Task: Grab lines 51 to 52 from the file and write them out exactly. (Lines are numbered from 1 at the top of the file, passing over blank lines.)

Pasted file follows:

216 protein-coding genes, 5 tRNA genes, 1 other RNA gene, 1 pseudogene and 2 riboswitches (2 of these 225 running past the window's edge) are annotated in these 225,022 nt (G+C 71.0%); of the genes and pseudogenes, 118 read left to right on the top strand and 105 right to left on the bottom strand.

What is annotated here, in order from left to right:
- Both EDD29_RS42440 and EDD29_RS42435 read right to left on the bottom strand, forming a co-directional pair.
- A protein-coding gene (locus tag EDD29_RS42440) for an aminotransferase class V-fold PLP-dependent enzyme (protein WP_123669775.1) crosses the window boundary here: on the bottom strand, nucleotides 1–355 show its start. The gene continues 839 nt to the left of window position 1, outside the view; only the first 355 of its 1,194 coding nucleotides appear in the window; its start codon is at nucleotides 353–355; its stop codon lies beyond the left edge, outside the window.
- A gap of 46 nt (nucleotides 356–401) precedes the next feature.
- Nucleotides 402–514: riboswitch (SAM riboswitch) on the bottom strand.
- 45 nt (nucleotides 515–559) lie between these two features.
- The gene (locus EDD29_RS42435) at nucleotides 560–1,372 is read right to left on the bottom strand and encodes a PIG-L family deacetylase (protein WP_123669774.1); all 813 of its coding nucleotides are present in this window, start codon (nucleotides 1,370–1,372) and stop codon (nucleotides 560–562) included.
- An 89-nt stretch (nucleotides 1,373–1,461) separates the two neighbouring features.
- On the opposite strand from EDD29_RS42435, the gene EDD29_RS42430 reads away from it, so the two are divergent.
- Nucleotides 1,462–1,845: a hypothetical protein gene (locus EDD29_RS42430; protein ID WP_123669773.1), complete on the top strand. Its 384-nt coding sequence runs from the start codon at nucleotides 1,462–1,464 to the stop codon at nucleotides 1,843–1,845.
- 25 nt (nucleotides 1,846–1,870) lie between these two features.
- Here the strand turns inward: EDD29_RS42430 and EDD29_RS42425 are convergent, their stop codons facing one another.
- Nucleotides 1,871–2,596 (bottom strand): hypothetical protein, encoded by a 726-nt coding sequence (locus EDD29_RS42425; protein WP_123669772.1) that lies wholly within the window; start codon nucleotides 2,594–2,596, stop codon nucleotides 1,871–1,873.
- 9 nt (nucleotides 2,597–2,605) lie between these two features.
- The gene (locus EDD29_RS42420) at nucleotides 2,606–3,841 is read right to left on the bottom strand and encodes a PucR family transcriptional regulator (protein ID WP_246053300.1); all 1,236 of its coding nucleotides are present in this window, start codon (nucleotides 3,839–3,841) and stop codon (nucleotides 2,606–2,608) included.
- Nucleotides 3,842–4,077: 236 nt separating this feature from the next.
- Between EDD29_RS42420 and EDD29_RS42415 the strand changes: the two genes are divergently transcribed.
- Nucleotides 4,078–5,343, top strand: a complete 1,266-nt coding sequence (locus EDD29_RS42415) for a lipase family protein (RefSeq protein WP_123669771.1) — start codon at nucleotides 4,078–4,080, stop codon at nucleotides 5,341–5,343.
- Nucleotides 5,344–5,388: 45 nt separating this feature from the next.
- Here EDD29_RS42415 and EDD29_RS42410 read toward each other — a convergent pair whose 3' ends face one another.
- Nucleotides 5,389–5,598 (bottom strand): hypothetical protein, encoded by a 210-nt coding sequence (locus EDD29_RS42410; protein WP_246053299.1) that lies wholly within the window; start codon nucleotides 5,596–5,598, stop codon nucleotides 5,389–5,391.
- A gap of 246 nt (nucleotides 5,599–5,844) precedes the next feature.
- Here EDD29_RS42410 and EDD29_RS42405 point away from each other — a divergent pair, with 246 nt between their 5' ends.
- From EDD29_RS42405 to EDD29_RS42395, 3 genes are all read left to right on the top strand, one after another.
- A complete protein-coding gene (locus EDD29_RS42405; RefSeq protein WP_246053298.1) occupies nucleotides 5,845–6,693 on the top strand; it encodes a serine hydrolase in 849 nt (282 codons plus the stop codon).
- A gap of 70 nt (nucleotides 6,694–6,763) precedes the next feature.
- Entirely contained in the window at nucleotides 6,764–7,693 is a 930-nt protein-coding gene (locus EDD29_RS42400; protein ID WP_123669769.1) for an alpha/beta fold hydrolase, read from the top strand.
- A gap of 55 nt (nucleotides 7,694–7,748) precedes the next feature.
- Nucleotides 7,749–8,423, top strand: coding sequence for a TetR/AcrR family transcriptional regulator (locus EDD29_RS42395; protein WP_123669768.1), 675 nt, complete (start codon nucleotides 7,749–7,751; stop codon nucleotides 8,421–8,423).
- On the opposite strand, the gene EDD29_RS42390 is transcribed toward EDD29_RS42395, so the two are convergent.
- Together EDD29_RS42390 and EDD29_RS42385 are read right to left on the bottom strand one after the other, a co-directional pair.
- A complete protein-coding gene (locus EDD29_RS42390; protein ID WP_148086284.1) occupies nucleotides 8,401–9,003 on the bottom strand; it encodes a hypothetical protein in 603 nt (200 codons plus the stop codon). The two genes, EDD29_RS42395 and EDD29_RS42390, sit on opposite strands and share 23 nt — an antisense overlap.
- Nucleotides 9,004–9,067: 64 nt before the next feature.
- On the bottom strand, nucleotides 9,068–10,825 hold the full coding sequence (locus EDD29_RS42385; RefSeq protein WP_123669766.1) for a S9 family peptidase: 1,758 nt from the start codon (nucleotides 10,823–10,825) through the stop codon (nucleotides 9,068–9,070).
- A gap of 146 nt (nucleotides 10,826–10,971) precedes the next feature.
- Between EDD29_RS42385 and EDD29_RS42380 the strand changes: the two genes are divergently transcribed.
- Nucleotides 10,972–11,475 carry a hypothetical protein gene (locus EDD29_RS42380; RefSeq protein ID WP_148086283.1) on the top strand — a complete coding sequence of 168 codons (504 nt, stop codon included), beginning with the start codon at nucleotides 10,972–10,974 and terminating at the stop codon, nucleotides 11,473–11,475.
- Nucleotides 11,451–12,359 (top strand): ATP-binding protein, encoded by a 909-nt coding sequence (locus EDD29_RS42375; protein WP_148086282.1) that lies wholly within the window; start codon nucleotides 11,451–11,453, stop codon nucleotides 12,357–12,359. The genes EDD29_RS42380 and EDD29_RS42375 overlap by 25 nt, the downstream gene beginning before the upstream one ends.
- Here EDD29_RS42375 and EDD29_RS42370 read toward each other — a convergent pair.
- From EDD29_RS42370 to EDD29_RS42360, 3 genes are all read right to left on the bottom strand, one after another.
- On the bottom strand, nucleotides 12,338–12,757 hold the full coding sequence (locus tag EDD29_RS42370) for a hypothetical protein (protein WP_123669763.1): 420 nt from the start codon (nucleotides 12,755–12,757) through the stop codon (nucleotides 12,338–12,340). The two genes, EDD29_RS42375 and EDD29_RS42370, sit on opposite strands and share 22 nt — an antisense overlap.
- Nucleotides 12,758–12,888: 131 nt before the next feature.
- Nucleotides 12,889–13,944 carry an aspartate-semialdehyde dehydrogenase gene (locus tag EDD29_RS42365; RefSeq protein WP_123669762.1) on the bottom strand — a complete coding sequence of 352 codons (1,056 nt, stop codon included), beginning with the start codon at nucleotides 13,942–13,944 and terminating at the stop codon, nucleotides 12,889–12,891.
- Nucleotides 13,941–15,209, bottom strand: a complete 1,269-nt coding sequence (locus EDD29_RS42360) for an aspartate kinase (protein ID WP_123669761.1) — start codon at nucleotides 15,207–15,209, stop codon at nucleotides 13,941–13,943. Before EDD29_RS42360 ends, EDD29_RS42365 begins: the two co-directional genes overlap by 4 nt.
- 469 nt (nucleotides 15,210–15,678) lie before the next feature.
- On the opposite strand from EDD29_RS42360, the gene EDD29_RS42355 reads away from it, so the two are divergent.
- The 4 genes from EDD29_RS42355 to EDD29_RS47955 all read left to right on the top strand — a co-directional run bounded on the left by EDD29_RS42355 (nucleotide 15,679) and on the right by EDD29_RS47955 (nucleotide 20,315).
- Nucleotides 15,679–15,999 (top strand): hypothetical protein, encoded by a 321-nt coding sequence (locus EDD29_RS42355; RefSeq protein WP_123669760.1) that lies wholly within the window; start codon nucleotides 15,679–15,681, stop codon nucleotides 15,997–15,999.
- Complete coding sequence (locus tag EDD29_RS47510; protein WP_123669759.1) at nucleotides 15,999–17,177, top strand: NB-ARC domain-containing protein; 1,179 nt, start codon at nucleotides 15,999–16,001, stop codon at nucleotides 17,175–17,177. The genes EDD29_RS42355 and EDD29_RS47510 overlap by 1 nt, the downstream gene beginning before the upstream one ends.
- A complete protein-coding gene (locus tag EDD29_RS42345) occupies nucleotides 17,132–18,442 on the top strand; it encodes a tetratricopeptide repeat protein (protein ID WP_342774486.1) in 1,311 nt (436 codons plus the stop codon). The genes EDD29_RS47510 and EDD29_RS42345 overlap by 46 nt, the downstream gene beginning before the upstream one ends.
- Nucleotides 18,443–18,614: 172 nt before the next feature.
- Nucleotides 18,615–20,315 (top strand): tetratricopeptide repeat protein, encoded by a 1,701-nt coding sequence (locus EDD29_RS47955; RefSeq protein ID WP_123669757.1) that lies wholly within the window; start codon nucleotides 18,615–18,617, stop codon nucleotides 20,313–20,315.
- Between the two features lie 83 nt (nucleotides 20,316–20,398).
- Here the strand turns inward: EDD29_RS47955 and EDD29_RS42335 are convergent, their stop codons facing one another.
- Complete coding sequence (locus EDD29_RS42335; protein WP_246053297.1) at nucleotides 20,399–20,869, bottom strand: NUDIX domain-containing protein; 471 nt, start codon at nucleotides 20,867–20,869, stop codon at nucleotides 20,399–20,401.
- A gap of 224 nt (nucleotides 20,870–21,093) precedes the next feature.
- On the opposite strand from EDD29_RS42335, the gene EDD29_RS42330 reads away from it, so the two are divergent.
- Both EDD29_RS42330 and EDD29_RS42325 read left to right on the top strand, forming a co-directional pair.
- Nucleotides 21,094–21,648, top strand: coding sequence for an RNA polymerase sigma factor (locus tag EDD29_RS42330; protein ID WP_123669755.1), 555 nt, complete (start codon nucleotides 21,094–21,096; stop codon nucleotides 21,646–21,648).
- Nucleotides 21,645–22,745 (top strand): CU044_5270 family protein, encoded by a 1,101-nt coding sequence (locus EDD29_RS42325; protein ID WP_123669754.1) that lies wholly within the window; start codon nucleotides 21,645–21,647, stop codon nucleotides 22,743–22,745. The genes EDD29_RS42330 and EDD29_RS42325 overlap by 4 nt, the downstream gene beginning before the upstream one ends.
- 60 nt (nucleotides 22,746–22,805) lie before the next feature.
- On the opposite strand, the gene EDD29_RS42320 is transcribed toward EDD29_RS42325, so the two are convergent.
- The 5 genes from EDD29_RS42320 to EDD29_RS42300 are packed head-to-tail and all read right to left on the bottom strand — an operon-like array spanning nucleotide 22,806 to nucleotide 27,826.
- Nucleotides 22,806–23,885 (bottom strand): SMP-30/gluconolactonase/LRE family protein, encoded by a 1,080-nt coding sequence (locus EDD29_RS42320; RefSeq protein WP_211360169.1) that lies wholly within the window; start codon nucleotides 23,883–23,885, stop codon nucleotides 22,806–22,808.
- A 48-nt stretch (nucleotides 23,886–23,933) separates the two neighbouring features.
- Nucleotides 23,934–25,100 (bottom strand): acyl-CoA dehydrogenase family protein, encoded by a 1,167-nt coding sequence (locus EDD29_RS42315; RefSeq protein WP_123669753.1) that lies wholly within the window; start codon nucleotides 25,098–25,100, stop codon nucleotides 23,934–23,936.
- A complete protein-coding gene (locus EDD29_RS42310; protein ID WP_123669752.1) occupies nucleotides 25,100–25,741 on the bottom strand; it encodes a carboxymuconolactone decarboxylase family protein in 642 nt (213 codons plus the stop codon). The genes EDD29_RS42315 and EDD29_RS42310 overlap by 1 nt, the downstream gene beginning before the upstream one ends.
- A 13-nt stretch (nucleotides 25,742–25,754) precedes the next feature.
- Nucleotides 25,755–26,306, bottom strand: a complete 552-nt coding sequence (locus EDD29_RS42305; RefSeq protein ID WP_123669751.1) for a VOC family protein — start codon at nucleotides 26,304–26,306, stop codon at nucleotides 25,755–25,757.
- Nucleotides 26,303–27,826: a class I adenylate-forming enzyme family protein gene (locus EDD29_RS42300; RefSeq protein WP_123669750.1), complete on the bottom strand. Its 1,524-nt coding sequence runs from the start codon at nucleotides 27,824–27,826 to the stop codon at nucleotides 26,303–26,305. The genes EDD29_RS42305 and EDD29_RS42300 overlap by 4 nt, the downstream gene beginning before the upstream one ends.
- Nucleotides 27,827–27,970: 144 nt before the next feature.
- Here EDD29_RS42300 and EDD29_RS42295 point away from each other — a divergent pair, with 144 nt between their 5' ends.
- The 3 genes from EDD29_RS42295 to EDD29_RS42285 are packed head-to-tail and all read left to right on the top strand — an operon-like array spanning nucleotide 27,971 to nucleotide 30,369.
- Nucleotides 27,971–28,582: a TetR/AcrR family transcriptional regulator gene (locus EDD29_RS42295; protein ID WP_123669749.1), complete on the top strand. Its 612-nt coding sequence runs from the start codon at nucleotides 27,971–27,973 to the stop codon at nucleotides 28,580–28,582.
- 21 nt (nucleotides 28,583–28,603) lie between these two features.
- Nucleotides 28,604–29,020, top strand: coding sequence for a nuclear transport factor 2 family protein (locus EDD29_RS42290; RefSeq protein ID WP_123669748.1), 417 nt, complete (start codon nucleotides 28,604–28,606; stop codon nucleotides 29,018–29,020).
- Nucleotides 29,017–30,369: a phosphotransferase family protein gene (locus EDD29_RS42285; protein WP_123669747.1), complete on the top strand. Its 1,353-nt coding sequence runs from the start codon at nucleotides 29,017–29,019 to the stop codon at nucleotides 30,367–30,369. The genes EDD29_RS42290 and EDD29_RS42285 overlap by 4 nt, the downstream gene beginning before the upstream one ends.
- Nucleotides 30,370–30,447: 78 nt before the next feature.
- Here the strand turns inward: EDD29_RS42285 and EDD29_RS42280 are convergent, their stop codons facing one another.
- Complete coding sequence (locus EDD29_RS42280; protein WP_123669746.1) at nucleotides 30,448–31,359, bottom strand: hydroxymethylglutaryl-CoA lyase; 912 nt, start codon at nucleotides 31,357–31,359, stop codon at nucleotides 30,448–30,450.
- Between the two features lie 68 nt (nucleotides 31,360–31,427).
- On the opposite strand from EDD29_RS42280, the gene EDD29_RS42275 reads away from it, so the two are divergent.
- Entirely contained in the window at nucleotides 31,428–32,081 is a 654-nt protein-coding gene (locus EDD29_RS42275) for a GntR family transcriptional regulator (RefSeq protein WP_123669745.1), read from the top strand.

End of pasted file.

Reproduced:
- A complete protein-coding gene (locus tag EDD29_RS42345) occupies nucleotides 17,132–18,442 on the top strand; it encodes a tetratricopeptide repeat protein (protein ID WP_342774486.1) in 1,311 nt (436 codons plus the stop codon). The genes EDD29_RS47510 and EDD29_RS42345 overlap by 46 nt, the downstream gene beginning before the upstream one ends.
- Nucleotides 18,443–18,614: 172 nt before the next feature.